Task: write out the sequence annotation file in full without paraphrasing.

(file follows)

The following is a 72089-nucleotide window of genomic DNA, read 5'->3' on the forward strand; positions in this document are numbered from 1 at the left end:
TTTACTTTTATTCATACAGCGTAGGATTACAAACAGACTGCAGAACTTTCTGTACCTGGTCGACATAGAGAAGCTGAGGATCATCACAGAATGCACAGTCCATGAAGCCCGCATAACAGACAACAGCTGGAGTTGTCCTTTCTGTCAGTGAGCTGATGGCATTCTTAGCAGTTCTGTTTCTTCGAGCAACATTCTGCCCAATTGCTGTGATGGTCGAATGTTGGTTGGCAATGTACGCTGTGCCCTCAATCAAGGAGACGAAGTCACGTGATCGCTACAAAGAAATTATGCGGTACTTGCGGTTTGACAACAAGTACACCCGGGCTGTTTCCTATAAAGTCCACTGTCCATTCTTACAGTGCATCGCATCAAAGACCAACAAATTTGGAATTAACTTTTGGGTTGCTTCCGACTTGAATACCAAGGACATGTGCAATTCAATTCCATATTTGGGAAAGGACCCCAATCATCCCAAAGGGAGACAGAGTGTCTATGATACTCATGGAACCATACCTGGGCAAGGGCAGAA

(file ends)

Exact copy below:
The following is a 72089-nucleotide window of genomic DNA, read 5'->3' on the forward strand; positions in this document are numbered from 1 at the left end:
TTTACTTTTATTCATACAGCGTAGGATTACAAACAGACTGCAGAACTTTCTGTACCTGGTCGACATAGAGAAGCTGAGGATCATCACAGAATGCACAGTCCATGAAGCCCGCATAACAGACAACAGCTGGAGTTGTCCTTTCTGTCAGTGAGCTGATGGCATTCTTAGCAGTTCTGTTTCTTCGAGCAACATTCTGCCCAATTGCTGTGATGGTCGAATGTTGGTTGGCAATGTACGCTGTGCCCTCAATCAAGGAGACGAAGTCACGTGATCGCTACAAAGAAATTATGCGGTACTTGCGGTTTGACAACAAGTACACCCGGGCTGTTTCCTATAAAGTCCACTGTCCATTCTTACAGTGCATCGCATCAAAGACCAACAAATTTGGAATTAACTTTTGGGTTGCTTCCGACTTGAATACCAAGGACATGTGCAATTCAATTCCATATTTGGGAAAGGACCCCAATCATCCCAAAGGGAGACAGAGTGTCTATGATACTCATGGAACCATACCTGGGCAAGGGCAGAA